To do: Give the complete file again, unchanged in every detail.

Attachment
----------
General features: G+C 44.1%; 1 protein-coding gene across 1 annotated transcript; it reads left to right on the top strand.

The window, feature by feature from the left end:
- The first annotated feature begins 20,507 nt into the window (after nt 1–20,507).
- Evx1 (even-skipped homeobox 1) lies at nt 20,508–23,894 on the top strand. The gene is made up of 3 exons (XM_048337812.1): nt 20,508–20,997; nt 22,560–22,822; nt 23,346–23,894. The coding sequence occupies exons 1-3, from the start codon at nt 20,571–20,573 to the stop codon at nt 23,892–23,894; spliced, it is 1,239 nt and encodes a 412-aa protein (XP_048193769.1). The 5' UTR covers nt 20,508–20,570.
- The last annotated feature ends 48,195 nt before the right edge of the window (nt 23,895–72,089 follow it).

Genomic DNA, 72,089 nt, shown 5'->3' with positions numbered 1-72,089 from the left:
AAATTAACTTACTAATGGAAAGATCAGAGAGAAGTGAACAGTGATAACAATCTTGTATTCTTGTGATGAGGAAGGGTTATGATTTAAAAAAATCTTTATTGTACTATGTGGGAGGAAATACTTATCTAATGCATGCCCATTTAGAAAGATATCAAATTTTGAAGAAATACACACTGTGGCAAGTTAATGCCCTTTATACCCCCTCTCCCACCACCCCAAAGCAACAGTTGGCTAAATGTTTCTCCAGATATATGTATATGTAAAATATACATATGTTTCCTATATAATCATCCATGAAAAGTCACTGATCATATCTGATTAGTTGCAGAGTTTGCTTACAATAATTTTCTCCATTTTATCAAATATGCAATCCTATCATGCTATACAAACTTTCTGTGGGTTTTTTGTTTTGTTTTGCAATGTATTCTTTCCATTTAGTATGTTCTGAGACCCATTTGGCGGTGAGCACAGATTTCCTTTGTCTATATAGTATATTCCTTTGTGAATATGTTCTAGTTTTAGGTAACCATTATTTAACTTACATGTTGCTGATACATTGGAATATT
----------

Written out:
General features: G+C 44.1%; 1 protein-coding gene across 1 annotated transcript; it reads left to right on the top strand.

The window, feature by feature from the left end:
- The first annotated feature begins 20,507 nt into the window (after nt 1–20,507).
- Evx1 (even-skipped homeobox 1) lies at nt 20,508–23,894 on the top strand. The gene is made up of 3 exons (XM_048337812.1): nt 20,508–20,997; nt 22,560–22,822; nt 23,346–23,894. The coding sequence occupies exons 1-3, from the start codon at nt 20,571–20,573 to the stop codon at nt 23,892–23,894; spliced, it is 1,239 nt and encodes a 412-aa protein (XP_048193769.1). The 5' UTR covers nt 20,508–20,570.
- The last annotated feature ends 48,195 nt before the right edge of the window (nt 23,895–72,089 follow it).

Genomic DNA, 72,089 nt, shown 5'->3' with positions numbered 1-72,089 from the left:
AAATTAACTTACTAATGGAAAGATCAGAGAGAAGTGAACAGTGATAACAATCTTGTATTCTTGTGATGAGGAAGGGTTATGATTTAAAAAAATCTTTATTGTACTATGTGGGAGGAAATACTTATCTAATGCATGCCCATTTAGAAAGATATCAAATTTTGAAGAAATACACACTGTGGCAAGTTAATGCCCTTTATACCCCCTCTCCCACCACCCCAAAGCAACAGTTGGCTAAATGTTTCTCCAGATATATGTATATGTAAAATATACATATGTTTCCTATATAATCATCCATGAAAAGTCACTGATCATATCTGATTAGTTGCAGAGTTTGCTTACAATAATTTTCTCCATTTTATCAAATATGCAATCCTATCATGCTATACAAACTTTCTGTGGGTTTTTTGTTTTGTTTTGCAATGTATTCTTTCCATTTAGTATGTTCTGAGACCCATTTGGCGGTGAGCACAGATTTCCTTTGTCTATATAGTATATTCCTTTGTGAATATGTTCTAGTTTTAGGTAACCATTATTTAACTTACATGTTGCTGATACATTGGAATATT